As long as no invasive diagnostic or therapeutic measures are planned and there are no other contraindications, secondary prophylaxis with a vitamin K antagonist is begun immediately after the diagnosis of deep vein thrombosis between day 1 and day 3. Heparin or fondaparinux is given simultaneously in a dose adapted to the patient's body weight and discontinued only when the effectiveness of anticoagulation with the vitamin K antagonist is stable within the desired target range. Usually, an International Normalized Ratio (INR) above 2.0 for two to three days is desired before heparin or fondaparinux is discontinued. The phase of parallel anticoagulation with two anticoagulant substances usually lasts five to seven days. Anticoagulation with a vitamin K antagonist alone without accompanying heparinization is dangerous and contraindicated, because it takes hours or days for the antithrombotic protective action to set in as the levels of the vitamin-K-dependent coagulation factors slowly drop.

In Germany, the most commonly used vitamin K antagonist is phenprocoumone (half-life 105 to 144 hours), while warfarin (half-life 36 to 42 hours) is most commonly used in the English-speaking countries. If the patient is to undergo invasive procedures in the foreseeable future that will require a switch to intravenous anticoagulation, warfarin should be used in preference to phenprocoumone because of its shorter half-life. The therapeutic range of the INR for both drugs is 2.0 to 3.0.

The duration of anticoagulation with vitamin K
antagonists should be chosen in consideration of the patient's individual risk of recurrent thrombosis on the one hand and of hemorrhage on the other. After a first thrombosis, anticoagulation is maintained for 3 to 12 months at a conventional dose (INR 2.0 to 3.0) (table 2 gif ppt [4]). Any continuation of anticoagulation beyond this time is done on an individual basis.

High risk of recurrence
Potential indications for indefinitely continued anticoagulation include active malignant disease, recurrent thromboembolism, and certain thrombophilic diatheses in the presence of a thromboembolic event that has already occurred (4). After a first idiopathic thrombosis, anticoagulation is usually given for at least 6 to 12 months, and indefinitely in some cases. Long-term anticoagulation should always be considered when one or more permanent risk factors are present, such as certain thrombophilic coagulation disorders, post-thrombotic residual changes in the veins, and persistent elevation of the D-dimer concentration in the blood. In terms of a risk/benefit analysis, it can be assumed that patients with an idiopathic thrombosis and a permanent risk factor stand to benefit more from permanent anticoagulation than those with a secondary ("triggered") thrombosis.

Permanent risk factors
There are hardly any validated methods in the literature for determining the degree of severity of a clotting diathesis. The authors consider the following situations to pose a high risk of thrombosis: congenital antithrombin or protein C deficiency, a homozygous factor V mutation, persistent antiphospholipid syndrome, and certain combined defects, e.g., a heterozygous factor V mutation together with a heterozygous prothrombin mutation. Patients with post-thrombotic residual changes in the venous circulation are presumed to have a two- to three-fold elevation of the risk of recurrence compared to patients with a normal venous status, regardless of whether the initial thrombosis was idiopathic or triggered (e3). Persistent elevation of the D-dimer concentration in the blood after at least three months of oral anticoagulation for a first thrombosis is also associated with an elevated risk of recurrent thrombosis (e4, e5).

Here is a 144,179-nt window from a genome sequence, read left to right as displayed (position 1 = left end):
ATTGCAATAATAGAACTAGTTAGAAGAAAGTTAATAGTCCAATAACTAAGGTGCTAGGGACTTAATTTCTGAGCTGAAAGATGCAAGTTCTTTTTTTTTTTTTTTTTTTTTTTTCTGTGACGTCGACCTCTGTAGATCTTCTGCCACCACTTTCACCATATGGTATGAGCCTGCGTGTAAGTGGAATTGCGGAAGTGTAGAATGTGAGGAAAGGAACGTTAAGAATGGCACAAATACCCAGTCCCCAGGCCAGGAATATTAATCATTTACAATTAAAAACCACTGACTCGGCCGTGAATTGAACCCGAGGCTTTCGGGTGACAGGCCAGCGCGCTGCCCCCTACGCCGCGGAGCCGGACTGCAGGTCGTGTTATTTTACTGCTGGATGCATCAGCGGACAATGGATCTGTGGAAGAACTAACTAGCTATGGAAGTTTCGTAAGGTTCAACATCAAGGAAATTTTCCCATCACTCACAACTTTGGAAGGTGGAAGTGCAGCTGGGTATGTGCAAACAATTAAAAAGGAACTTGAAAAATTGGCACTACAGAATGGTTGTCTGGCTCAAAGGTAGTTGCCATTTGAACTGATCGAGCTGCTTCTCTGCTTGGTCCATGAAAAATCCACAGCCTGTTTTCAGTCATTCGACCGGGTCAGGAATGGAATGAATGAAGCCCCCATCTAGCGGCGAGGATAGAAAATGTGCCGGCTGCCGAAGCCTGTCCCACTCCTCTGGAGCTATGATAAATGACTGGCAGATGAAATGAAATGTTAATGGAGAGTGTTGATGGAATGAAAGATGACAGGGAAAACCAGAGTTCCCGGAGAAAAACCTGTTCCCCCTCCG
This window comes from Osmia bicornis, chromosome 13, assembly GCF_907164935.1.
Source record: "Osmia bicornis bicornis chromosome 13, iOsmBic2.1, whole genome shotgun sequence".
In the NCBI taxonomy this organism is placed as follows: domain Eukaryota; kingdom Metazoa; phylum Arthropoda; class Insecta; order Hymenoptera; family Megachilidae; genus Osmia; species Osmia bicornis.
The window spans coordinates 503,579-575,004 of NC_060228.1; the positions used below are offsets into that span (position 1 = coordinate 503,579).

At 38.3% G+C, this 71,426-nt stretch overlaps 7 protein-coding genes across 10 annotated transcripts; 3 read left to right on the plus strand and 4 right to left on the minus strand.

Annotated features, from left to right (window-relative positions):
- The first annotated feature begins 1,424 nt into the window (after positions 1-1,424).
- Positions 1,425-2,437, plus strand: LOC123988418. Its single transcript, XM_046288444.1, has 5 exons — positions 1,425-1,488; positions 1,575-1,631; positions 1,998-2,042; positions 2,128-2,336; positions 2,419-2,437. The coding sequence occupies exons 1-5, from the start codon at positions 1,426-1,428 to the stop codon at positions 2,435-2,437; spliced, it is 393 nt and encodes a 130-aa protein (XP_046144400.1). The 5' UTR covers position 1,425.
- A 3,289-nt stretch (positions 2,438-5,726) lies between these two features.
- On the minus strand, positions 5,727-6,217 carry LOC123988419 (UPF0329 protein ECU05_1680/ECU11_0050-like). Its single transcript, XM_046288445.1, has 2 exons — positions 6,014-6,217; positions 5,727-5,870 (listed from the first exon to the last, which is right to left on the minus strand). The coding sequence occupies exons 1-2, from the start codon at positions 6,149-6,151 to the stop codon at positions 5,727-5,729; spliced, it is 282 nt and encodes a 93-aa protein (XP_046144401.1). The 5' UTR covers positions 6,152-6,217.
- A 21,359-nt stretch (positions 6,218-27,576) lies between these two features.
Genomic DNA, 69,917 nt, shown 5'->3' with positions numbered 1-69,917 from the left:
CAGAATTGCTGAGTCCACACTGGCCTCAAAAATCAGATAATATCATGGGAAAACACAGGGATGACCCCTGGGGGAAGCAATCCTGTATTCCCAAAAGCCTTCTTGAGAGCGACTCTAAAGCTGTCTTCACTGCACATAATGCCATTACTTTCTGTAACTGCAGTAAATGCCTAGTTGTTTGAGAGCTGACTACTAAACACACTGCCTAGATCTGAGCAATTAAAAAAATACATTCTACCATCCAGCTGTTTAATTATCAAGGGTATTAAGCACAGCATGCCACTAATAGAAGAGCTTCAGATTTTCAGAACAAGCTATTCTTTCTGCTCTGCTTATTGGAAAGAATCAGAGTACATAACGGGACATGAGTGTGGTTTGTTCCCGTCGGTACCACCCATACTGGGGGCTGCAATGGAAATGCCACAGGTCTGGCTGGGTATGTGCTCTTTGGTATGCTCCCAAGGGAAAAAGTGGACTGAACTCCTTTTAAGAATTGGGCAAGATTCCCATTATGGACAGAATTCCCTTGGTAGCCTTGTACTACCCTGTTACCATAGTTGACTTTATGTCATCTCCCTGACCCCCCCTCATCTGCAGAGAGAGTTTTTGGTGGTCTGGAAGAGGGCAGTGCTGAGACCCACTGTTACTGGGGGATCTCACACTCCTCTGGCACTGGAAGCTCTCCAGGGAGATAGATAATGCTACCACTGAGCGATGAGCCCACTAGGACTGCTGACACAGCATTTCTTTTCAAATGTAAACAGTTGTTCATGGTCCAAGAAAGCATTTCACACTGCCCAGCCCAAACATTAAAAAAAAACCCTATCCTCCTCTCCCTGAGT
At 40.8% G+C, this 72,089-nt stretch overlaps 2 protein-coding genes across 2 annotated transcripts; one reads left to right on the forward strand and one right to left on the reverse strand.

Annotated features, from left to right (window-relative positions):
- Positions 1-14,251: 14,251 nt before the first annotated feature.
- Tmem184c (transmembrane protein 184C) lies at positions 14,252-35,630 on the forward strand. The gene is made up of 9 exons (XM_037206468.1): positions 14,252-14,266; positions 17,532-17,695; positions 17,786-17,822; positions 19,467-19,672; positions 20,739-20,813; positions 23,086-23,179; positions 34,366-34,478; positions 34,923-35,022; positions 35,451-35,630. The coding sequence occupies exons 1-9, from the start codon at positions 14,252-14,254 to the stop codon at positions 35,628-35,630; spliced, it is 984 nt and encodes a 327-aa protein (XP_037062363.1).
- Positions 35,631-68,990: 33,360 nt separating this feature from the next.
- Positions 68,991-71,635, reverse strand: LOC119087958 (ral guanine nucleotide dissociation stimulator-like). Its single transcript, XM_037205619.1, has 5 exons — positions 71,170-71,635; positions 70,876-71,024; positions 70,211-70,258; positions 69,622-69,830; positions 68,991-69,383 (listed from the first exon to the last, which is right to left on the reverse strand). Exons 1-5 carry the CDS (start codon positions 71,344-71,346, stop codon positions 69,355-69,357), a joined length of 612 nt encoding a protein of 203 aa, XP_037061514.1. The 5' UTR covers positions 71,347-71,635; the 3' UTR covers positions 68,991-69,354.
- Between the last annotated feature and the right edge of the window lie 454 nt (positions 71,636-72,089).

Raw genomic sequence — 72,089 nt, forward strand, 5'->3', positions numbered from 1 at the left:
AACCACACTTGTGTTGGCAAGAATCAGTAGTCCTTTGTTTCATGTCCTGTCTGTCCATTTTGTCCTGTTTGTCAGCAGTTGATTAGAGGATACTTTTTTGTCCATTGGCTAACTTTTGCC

Low risk of recurrence
The risk of recurrence is considered to be low in cases of secondary thrombosis triggered by a transient risk factor such as surgery or trauma. Anticoagulation is usually given only for three months in such cases.

Heterozygous mutations of factor V and prothrombin are among the more common thrombophilic coagulopathies. In the authors' view, and according to the relevant literature, the presence of one of these defects does not affect the decision to provide anticoagulation for a longer period after an initial thrombosis (4, 5, e6) (table 2 gif ppt).

The risk of hemorrhage
If anticoagulation is to be given for an indefinite period of time, then the risk of recurrent thrombosis should be weighed against the risk of hemorrhage in yearly intervals. The risk of hemorrhage under treatment with vitamin K antagonists is affected by individual factors including comorbidity and medications as well as by the age of the patient. It is also a function of the duration and intensity of anticoagulation. In randomized trials, the incidence of severe hemorrhage under conventionally dosed oral anticoagulation (INR 2.0 to 3.0) was significantly lower in the first three months of treatment (0.4 events per 100 patient-years) than after treatment for 12 months or more (1.5 events per 100 patient-years) (13).